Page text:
colors in Chinese culture

Black – the Color of Authority

There is a theory of colors in Chinese culture that represents the interaction between some of them. It is closely represented and used in feng shui and it is the philosophy that stays at the core of color meaning. Contrary to what many people would believe, water is not represented by blue, but by black. Even though now it is considered a color that is neutral and that symbolizes power, knowledge, and authority, black could also be an unlucky color. It is thought that black is associated with evil and destruction; this is why you should not wear black at a wedding or happy event.

Chinese culture black

White – the Color of Death

In the West, death is often represented by black. But in the Chinese traditional color symbolism, death is represented by white. This is a major difference compared with the Western cultures, where brides wear white dresses and the color is associated with purity. In Chinese culture, white is the color that represents metal and it is one of the unlucky ones. It is associated with mourning and death, so it is the color worn at funerals by Chinese people.

Purple – the Color of Love

This is another color that represents something completely different in the Chinese culture, compared with the Western ones. While someone from the West would say that purple is the color of royalty, luxury, ambition, and nobility, things are pretty different in China. Here, purple symbolizes love and it is used just how red is used in the West. Purple also represents strength and spiritual awareness.

The meaning of colors in Chinese culture


Each culture has its traditions and customs. And also, a different meaning for the colors that exist in the world. Each of us has a favorite color whose choice is closely related to the meaning our cultures give to them. In Chinese culture, colors are given lucky or unlucky meanings. Red is the national color of China and it symbolizes happiness and good fortune, while yellow is the color of royalty. Green is the color of health and healing and it has a meaning that is closely related to the Western meaning. Contrary to what many would believe, black is the color that stands for water and it represents authority and knowledge, but it can also have an unlucky meaning. Purple is the color of love, strength, and spiritual awareness and white is the color of death, an unlucky color that represents metal.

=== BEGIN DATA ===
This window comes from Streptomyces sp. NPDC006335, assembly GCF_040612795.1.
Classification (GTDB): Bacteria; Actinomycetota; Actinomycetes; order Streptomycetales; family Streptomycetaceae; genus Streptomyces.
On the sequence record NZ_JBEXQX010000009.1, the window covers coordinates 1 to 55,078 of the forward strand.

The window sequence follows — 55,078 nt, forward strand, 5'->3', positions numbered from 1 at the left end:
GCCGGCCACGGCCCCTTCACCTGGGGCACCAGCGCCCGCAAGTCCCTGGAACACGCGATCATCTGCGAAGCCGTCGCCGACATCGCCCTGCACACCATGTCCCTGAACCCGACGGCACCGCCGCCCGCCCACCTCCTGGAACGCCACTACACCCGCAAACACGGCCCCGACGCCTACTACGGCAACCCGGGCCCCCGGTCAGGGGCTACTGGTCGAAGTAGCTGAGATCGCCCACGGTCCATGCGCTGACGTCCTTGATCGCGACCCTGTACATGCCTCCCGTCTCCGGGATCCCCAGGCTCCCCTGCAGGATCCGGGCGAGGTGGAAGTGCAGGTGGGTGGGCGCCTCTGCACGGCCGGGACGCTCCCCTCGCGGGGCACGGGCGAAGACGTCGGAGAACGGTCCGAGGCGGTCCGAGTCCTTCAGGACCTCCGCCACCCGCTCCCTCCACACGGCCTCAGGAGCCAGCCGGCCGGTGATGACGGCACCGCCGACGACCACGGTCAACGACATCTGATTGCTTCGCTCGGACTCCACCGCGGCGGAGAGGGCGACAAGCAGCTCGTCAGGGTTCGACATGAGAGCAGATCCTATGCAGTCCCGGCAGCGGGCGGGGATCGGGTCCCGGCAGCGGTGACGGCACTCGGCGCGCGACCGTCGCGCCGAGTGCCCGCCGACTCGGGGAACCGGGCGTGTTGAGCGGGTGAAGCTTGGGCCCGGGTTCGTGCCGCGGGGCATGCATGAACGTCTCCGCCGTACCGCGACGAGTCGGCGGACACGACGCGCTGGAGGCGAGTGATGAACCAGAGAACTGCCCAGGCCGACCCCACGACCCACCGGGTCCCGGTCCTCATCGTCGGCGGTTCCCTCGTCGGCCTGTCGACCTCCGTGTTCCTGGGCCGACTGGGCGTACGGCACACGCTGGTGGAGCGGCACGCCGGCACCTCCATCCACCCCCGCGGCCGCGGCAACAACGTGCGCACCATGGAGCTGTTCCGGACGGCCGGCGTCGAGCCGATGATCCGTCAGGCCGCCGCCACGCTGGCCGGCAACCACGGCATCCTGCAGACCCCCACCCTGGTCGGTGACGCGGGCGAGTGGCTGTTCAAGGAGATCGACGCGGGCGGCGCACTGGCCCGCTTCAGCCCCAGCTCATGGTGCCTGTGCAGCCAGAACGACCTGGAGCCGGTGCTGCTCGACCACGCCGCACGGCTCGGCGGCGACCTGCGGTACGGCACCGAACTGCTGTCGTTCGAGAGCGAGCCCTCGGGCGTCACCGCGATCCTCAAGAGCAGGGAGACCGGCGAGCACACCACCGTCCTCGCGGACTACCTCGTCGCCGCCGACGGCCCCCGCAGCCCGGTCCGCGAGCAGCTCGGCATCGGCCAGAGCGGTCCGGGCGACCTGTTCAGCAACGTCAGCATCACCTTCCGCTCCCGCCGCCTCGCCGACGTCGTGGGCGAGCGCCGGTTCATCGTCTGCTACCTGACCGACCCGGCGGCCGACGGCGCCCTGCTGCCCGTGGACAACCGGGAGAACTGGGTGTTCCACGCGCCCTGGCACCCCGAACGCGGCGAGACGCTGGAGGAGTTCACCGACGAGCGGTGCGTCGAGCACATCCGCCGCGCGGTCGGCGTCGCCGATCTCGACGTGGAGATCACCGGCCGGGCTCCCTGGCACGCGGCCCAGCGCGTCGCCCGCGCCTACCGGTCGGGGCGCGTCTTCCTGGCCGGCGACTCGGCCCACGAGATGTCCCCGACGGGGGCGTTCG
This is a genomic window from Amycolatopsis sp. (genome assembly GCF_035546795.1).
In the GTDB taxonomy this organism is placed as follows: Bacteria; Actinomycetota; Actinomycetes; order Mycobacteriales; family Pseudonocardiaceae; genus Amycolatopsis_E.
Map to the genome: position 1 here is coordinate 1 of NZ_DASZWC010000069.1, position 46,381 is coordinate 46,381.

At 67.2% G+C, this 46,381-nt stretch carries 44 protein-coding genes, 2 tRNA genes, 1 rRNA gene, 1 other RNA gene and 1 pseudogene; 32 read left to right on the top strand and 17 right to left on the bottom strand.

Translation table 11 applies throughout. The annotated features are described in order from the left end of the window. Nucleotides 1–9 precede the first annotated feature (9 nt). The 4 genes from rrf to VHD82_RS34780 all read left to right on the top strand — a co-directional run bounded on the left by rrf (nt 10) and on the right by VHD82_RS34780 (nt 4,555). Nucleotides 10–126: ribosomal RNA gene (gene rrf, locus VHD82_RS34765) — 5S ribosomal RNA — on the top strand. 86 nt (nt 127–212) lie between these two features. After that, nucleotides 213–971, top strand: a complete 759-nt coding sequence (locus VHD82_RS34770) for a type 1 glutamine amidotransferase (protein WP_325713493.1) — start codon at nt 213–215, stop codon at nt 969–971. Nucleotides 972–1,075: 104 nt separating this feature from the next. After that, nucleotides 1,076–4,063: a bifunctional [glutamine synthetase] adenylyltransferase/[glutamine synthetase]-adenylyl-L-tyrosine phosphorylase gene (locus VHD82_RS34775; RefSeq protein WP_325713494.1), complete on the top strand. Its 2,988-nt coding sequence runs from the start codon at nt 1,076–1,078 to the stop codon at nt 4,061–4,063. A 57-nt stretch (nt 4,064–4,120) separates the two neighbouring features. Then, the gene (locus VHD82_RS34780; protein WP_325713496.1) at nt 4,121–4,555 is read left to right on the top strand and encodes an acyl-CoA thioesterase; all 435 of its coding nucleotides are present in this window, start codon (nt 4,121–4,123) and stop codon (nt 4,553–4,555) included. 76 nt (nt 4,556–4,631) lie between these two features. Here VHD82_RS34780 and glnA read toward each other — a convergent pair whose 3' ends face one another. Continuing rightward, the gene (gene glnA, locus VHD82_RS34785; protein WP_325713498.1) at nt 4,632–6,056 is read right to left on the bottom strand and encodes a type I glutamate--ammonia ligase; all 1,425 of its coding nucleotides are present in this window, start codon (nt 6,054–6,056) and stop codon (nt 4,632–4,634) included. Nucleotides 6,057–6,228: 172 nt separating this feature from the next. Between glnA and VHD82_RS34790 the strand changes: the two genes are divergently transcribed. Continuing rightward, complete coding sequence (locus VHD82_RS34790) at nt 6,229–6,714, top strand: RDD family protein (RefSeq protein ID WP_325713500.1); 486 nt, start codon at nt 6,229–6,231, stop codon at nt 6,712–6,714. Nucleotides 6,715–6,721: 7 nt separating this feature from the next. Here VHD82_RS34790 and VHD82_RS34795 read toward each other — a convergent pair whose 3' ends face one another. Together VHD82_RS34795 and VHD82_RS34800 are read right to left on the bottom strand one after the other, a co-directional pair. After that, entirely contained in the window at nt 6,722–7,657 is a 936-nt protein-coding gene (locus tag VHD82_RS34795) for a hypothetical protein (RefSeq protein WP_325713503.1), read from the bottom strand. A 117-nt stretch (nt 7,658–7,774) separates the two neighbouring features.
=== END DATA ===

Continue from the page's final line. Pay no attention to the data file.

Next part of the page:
If you enjoyed learning about the meaning of different colors in Chinese culture, consider having a read about Chinese business culture and dining etiquette!

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by Charlie Svensson

Charlie Svensson is a fast, engaging freelance writer, who currently collaborates with an essay writing service uk. Skilled in content writing and blogging, he offers assignment writing help and term paper help. The favorite topics of his posts are education, social media, marketing, SEO, motivation blogging, and self-growth. Excellent adaptability of skills to reach diverse audiences.